https://doi.org/10.1590/1413-81232014192...
. The knowledge acquired by parents and their children, invariably, has repercussions on the oral health practices of other family members1414. Barreto DM, Paiva SM, Ramos-Jorge ML, Ferreira MC. Evaluation of the effectiveness of an educational preventive activity with preschoolers: pilot study for a randomized clinical trial. Arq Odontol. 2013;49(3):113-2. doi:10.7308/aodontol/2013.49.3.02
https://doi.org/10.7308/aodontol/2013.49...
.

Even after the children received frequent guidance to abandon bottle, pacifier and finger habits, this study found that 802 (10.9%) of the 7,343 assessed children treated in the PIOHP-UEL (2006–2013) retained nutritive and non-nutritive habits at 3 years of age (Figure). Garbin et al.1313. Garbin CA, Garbin AJ, Martins RJ, Souza NP, Moimaz SA. [Prevalence of non-nutritive sucking habits in preschoolers and parents’ perception of its relationship with malocclusions]. Ciên Saude Colet. 2014;19(2):553-8. Portuguese. doi:10.1590/1413-81232014192.23212012
https://doi.org/10.1590/1413-81232014192...
reported that even knowing that pacifier sucking may damage oral health, most parents offer a pacifier to calm the child. The difficulty in abandoning sucking habits has been highlighted in the literature of other studies, which shows even more significant data in populations not assisted by specific programs, like the studies by Santos et al.1515. Santos SA, Holanda AL, Sena MF, Gondim LA, Ferreira MA. Nonnutritive sucking habits among preschool-aged children. J Pediatr (Rio J). 2009;85(5):408-14. doi:10.2223/JPED.1926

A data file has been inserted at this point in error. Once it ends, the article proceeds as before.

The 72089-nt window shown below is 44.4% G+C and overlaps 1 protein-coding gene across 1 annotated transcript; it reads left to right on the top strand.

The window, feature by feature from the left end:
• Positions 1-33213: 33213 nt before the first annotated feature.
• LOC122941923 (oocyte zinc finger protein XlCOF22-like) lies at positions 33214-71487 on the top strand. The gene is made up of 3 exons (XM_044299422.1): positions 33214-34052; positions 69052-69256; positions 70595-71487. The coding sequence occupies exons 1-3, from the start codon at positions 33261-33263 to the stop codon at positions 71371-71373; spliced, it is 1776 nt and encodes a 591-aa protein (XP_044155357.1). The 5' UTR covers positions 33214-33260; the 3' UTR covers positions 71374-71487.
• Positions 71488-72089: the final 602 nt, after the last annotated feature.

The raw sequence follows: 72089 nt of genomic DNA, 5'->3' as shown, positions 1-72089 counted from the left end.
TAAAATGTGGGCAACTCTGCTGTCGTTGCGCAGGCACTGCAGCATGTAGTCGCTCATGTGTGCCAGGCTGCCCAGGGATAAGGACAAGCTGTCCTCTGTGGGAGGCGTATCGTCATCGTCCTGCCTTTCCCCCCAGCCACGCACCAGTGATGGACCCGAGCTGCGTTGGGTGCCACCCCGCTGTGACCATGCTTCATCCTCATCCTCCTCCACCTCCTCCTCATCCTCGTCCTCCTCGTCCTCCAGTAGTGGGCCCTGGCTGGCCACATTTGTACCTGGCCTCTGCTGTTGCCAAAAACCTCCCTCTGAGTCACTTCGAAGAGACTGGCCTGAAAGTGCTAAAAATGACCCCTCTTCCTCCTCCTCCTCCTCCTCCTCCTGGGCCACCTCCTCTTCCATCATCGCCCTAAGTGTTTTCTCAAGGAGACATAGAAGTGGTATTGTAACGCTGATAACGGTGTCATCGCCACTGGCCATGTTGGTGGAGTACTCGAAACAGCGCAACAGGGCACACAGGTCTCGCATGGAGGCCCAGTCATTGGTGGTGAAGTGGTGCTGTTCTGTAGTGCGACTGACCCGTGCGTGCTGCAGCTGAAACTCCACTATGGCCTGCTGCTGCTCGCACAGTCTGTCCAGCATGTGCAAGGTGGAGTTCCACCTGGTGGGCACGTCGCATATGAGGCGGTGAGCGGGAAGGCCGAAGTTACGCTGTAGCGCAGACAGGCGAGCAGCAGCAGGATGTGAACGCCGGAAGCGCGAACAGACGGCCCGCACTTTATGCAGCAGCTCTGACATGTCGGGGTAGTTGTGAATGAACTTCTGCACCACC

https://doi.org/10.2223/JPED.1926...
and Moimaz et al.1616. Moimaz SA, Rocha NB, Garbin AJ, Saliba O. [The relation between maternal breast feeding and non-nutritive sucking habits]. Ciên Saúde Colet. 2011;16(5):2477-84. Portuguese. doi:10.1590/S1413-81232011000500017
https://doi.org/10.1590/S1413-8123201100...
. These authors verified that these habits were maintained in 40.2% and 53.3% of the children, respectively, thus drawing attention to the problem of having no guidance program in place.

It is important to emphasize that the bottle sucking habit was the most prevalent oral habit, since it was mentioned by 81.8% of the guardians, either alone (56.1%) or associated with other habits (bottle/pacifier: 18.4%, bottle/finger: 7.1%, bottle/pacifier/finger: 0.2) (Table 1). This high prevalence of the bottle sucking habit was also verified by Moimaz et al.1717. Moimaz SA, Saliba O, Lolli LF, Garbin CA, Garbin AJ, Saliba NA. A longitudinal study of the association between breast-feeding and harmful oral habits. Pediatr Dent. 2012;34(2):117-21.(96.2%) and Massuia et al.44. Massuia JM, Carvalho, WO. Prevalence and associated factors of malocclusion in the primary dentition. RGO - Rev Gaúcha Odontol. 2012;60(3):329-35. (87.2%). Therefore, although the vast majority of parents report that the bottle habit can cause damage to their children’s teeth, Garbin et al.1313. Garbin CA, Garbin AJ, Martins RJ, Souza NP, Moimaz SA. [Prevalence of non-nutritive sucking habits in preschoolers and parents’ perception of its relationship with malocclusions]. Ciên Saude Colet. 2014;19(2):553-8. Portuguese. doi:10.1590/1413-81232014192.23212012